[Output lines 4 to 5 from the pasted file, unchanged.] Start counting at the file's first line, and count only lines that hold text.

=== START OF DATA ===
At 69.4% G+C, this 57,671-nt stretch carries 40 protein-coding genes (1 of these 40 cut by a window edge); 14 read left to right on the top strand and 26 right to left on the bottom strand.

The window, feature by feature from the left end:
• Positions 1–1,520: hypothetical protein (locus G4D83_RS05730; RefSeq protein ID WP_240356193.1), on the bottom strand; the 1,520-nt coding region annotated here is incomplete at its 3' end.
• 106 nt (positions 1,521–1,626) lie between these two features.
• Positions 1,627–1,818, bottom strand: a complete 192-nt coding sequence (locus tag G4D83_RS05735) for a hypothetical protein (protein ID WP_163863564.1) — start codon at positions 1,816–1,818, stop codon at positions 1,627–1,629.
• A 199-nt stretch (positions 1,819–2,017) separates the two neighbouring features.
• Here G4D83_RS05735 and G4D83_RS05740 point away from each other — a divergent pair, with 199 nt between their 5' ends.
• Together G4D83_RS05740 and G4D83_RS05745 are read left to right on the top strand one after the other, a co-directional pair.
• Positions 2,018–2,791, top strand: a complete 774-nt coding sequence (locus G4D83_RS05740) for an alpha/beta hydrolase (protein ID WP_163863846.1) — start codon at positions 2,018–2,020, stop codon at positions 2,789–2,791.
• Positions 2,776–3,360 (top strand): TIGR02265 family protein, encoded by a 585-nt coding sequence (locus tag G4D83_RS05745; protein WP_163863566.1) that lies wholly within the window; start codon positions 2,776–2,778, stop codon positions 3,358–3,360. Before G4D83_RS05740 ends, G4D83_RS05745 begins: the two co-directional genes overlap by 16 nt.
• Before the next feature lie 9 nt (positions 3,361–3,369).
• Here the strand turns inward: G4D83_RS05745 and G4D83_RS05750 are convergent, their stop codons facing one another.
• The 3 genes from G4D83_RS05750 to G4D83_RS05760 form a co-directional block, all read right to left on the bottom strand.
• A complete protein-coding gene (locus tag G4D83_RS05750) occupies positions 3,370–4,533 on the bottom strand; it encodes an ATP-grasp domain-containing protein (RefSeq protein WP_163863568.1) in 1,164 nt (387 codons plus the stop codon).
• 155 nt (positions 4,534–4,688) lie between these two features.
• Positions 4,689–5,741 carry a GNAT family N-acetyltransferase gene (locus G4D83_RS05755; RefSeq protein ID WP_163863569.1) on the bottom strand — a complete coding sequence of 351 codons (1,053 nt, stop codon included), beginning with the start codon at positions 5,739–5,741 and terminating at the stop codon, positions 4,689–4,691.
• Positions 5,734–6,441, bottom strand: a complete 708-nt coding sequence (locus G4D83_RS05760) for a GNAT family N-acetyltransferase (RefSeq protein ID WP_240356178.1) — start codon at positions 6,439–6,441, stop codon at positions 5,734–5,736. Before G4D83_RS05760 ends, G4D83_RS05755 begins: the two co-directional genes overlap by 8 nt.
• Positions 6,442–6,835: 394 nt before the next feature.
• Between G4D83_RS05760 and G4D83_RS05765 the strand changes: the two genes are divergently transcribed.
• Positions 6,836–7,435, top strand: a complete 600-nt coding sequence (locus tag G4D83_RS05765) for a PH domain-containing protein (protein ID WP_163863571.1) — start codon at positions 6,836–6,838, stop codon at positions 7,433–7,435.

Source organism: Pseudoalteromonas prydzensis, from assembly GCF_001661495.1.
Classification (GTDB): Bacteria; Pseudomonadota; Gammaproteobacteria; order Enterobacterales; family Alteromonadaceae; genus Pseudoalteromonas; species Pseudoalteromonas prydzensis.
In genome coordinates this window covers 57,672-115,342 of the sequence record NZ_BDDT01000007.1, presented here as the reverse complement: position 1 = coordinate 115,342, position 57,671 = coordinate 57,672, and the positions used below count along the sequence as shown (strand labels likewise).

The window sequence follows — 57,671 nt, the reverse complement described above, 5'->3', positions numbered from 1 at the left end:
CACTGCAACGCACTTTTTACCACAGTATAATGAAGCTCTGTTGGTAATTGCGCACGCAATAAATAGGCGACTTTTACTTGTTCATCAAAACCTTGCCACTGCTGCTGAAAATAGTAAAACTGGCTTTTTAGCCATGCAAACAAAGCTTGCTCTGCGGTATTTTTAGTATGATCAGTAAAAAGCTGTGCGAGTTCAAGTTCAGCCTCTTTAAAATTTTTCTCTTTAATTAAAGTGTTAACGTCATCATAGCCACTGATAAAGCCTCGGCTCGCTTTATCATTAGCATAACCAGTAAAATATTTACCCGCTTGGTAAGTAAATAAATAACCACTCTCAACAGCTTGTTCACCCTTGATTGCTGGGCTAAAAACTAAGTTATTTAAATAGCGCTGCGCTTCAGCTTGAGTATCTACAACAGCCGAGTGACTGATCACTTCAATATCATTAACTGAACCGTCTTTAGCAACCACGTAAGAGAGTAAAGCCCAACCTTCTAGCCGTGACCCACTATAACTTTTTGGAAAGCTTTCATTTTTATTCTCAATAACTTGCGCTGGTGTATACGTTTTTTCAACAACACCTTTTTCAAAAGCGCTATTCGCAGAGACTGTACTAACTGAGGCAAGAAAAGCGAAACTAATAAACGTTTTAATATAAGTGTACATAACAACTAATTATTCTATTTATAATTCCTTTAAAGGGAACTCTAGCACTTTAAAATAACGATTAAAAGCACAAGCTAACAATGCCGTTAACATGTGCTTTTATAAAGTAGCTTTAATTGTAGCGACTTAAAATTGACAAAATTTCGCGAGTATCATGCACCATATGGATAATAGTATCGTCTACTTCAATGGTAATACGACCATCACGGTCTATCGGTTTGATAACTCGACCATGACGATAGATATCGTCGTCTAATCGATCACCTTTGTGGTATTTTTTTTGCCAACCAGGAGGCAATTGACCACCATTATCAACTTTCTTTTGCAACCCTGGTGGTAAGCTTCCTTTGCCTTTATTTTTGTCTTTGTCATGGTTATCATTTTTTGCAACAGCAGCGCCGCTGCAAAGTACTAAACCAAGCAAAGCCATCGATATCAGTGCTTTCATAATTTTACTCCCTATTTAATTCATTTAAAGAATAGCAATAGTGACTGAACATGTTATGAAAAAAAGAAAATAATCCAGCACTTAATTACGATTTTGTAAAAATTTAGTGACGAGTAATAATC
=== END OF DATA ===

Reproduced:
• 106 nt (positions 1,521–1,626) lie between these two features.
• Positions 1,627–1,818, bottom strand: a complete 192-nt coding sequence (locus tag G4D83_RS05735) for a hypothetical protein (protein ID WP_163863564.1) — start codon at positions 1,816–1,818, stop codon at positions 1,627–1,629.